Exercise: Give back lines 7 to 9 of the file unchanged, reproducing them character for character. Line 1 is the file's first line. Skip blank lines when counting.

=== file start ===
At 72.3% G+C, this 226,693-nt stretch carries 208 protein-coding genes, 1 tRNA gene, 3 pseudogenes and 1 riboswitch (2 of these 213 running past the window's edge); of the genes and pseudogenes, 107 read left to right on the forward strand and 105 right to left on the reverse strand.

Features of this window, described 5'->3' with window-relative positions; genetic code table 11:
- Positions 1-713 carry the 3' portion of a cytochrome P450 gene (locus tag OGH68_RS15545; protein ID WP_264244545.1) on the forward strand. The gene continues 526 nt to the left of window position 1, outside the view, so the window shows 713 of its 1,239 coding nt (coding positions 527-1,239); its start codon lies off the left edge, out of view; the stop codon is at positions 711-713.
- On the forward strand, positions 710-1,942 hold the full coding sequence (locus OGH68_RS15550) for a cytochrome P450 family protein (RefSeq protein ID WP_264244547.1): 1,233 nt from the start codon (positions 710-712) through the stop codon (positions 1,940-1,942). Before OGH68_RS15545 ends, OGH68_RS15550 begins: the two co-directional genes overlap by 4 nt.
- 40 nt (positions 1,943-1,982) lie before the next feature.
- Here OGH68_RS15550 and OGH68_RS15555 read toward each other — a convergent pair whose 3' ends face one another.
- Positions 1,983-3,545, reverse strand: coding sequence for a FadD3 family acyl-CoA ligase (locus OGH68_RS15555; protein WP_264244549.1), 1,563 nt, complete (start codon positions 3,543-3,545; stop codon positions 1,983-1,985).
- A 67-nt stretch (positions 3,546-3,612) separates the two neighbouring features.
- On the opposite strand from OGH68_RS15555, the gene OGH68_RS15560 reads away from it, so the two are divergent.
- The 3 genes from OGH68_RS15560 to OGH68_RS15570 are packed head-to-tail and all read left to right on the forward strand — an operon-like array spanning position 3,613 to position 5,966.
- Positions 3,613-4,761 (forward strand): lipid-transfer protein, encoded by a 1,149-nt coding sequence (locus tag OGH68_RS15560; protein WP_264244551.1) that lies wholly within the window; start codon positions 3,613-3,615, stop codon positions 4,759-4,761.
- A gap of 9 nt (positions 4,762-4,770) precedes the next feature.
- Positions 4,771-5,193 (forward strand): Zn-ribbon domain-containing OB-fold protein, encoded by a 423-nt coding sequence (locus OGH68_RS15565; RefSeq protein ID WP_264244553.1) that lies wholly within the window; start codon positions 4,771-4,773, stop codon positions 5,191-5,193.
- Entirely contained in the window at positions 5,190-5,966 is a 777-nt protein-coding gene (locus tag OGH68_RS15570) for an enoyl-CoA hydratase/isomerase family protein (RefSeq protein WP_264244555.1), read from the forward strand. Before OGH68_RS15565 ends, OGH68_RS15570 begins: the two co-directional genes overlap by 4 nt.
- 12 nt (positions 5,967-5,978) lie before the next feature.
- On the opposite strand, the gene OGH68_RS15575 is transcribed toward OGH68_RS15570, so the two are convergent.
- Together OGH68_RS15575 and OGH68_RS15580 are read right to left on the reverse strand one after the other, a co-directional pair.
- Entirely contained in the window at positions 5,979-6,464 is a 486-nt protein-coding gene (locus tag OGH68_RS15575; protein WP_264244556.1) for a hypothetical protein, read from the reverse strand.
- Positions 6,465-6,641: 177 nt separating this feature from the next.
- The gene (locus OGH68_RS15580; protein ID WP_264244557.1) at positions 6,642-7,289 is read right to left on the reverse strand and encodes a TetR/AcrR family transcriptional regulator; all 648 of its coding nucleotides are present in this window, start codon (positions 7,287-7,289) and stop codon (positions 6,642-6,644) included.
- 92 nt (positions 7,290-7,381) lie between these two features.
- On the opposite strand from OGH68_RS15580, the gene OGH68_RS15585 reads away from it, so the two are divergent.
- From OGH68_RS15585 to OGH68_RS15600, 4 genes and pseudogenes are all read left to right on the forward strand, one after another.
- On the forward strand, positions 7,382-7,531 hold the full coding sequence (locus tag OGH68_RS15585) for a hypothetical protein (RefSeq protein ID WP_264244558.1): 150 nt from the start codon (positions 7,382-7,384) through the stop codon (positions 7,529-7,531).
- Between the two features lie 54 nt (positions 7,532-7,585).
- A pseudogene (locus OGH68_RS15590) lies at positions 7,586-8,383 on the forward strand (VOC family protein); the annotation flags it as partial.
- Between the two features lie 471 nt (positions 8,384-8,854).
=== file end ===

- Positions 1,983-3,545, reverse strand: coding sequence for a FadD3 family acyl-CoA ligase (locus OGH68_RS15555; protein WP_264244549.1), 1,563 nt, complete (start codon positions 3,543-3,545; stop codon positions 1,983-1,985).
- A 67-nt stretch (positions 3,546-3,612) separates the two neighbouring features.
- On the opposite strand from OGH68_RS15555, the gene OGH68_RS15560 reads away from it, so the two are divergent.